How grand and ineffably uplifting are these larger-than-life comets that streak across our lives and illuminate our journeys from obstacles and oppression to happiness and hope. When they pass, and the light of their life dims, we find ourselves in a much better place than we otherwise would have thought even possible. Whether it was Ted Kennedy’s destiny to be such a figure or whether he earned it by dint of hard work, good nature and, yes, more than his share of errors in judgment, the tributes that flow to his name today demonstrate that he was one of the more remarkable figures of our time.
It is perhaps never terribly surprising so see men and women who are blessed with name, wealth and family connections follow a path in pursuit of more wealth. What is surprising is when such people put their career and professional treasure in the service of the less blessed, the poor and the people who may not even have known a parent. In his quest for universal heath care, education reform and a better minimum wage for the working forgotten, Senator Kennedy was an uncommon champion.
In the 1970s, I had an interest in a survey research company based in Toronto. The company decided to poll university students across Canada for their views on the most popular leaders at the time. Ted Kennedy topped the poll. We were delighted after the results were published to receive a call from the Senator’s Washington office asking for a copy. We hoped it gave him a chuckle to know that he touched so many youthful minds even beyond the American border.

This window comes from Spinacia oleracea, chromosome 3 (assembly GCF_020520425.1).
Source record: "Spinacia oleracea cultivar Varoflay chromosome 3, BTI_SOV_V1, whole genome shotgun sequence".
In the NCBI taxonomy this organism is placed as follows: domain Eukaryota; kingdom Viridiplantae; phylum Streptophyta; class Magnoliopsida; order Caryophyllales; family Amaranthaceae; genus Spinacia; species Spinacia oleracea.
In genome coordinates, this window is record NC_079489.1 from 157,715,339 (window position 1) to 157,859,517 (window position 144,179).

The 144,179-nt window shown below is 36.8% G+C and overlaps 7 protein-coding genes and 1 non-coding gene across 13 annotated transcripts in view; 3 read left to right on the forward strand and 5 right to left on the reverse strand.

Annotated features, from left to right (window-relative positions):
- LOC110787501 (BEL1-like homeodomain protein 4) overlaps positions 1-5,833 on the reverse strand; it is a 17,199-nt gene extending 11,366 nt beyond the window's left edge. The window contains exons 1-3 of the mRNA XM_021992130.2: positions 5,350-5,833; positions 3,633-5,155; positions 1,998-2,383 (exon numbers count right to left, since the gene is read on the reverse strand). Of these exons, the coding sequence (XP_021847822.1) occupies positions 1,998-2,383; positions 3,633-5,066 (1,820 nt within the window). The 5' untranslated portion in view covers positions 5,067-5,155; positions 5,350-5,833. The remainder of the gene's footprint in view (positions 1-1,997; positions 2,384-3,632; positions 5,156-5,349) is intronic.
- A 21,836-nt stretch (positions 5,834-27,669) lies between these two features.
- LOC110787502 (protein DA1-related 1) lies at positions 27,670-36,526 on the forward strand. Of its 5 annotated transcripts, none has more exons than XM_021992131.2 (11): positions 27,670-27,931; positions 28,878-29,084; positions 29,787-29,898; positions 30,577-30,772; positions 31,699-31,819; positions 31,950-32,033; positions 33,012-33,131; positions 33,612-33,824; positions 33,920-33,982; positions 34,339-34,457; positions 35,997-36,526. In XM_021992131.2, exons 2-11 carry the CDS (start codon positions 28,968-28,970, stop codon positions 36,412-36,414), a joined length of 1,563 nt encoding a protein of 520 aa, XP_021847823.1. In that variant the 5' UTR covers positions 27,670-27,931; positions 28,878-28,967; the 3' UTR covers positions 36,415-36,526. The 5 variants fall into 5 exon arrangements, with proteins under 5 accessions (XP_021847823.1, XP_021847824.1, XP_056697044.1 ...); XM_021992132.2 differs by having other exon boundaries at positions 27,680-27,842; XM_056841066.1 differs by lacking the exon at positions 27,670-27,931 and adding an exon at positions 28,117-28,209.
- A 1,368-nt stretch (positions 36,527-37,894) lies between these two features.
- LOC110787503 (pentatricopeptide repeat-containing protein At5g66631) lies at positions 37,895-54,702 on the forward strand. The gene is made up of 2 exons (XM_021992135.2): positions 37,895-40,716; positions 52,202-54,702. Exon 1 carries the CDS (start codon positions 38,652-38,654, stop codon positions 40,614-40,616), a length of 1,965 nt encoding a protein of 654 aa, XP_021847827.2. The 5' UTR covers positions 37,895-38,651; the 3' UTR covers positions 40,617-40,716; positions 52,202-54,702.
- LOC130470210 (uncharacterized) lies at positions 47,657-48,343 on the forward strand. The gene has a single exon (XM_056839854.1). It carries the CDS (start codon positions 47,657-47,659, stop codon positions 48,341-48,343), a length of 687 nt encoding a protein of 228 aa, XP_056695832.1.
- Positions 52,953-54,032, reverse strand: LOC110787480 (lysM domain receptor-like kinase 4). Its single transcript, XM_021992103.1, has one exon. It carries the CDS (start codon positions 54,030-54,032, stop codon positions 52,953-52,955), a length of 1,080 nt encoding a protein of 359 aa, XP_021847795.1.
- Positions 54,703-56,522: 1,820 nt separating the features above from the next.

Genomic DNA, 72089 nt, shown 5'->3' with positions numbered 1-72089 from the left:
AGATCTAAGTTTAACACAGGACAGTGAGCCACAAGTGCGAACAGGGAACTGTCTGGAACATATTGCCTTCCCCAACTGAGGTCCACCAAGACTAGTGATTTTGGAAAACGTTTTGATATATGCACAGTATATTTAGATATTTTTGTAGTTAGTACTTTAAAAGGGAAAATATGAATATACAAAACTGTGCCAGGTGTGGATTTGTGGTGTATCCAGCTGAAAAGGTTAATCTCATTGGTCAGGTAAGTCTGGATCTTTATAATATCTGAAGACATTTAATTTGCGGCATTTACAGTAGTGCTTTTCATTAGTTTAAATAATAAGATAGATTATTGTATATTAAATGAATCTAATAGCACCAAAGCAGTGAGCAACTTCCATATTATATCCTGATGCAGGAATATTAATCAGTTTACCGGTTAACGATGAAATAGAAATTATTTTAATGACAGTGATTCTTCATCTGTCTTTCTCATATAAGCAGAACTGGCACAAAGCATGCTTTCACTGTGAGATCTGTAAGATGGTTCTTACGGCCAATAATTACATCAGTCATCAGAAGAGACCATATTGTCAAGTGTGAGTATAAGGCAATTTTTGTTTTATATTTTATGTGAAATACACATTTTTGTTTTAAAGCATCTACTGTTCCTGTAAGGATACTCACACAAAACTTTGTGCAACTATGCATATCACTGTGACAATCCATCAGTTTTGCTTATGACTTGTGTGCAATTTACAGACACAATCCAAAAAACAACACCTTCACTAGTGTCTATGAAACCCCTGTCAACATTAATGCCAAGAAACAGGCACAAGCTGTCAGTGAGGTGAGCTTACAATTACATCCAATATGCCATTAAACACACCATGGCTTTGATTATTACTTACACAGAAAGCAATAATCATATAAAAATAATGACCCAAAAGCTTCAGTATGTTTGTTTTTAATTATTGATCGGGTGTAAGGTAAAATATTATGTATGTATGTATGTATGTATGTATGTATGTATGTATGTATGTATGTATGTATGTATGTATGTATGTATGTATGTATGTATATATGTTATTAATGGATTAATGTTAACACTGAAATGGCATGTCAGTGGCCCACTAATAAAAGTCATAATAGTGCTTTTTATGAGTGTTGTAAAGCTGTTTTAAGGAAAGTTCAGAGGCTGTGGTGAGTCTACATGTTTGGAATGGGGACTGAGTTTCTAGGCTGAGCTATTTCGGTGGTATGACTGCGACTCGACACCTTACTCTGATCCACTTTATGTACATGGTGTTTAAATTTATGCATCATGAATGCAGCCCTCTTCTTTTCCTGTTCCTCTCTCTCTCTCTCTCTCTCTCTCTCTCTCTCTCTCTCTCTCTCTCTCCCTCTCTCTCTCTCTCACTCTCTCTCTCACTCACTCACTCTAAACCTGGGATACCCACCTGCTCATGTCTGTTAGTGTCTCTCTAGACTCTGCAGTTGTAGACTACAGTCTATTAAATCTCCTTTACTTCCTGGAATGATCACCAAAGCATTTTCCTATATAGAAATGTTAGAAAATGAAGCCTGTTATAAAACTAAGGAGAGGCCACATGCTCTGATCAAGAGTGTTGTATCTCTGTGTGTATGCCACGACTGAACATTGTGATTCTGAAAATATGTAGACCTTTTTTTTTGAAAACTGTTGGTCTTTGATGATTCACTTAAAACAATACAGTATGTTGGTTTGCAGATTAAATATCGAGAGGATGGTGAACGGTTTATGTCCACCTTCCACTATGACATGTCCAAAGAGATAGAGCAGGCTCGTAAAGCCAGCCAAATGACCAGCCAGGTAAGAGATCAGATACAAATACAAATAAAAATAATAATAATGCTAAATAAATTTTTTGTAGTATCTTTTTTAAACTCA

He was a political touchstone for at least one generation. It will be interesting to see who for the next emerges in that role. Someone will. For in the cause of great achievement and noble deeds the words of Ted Kennedy will always illuminate and set the course:
The work goes on. The cause endures. The hope still lives. And the dream shall never die.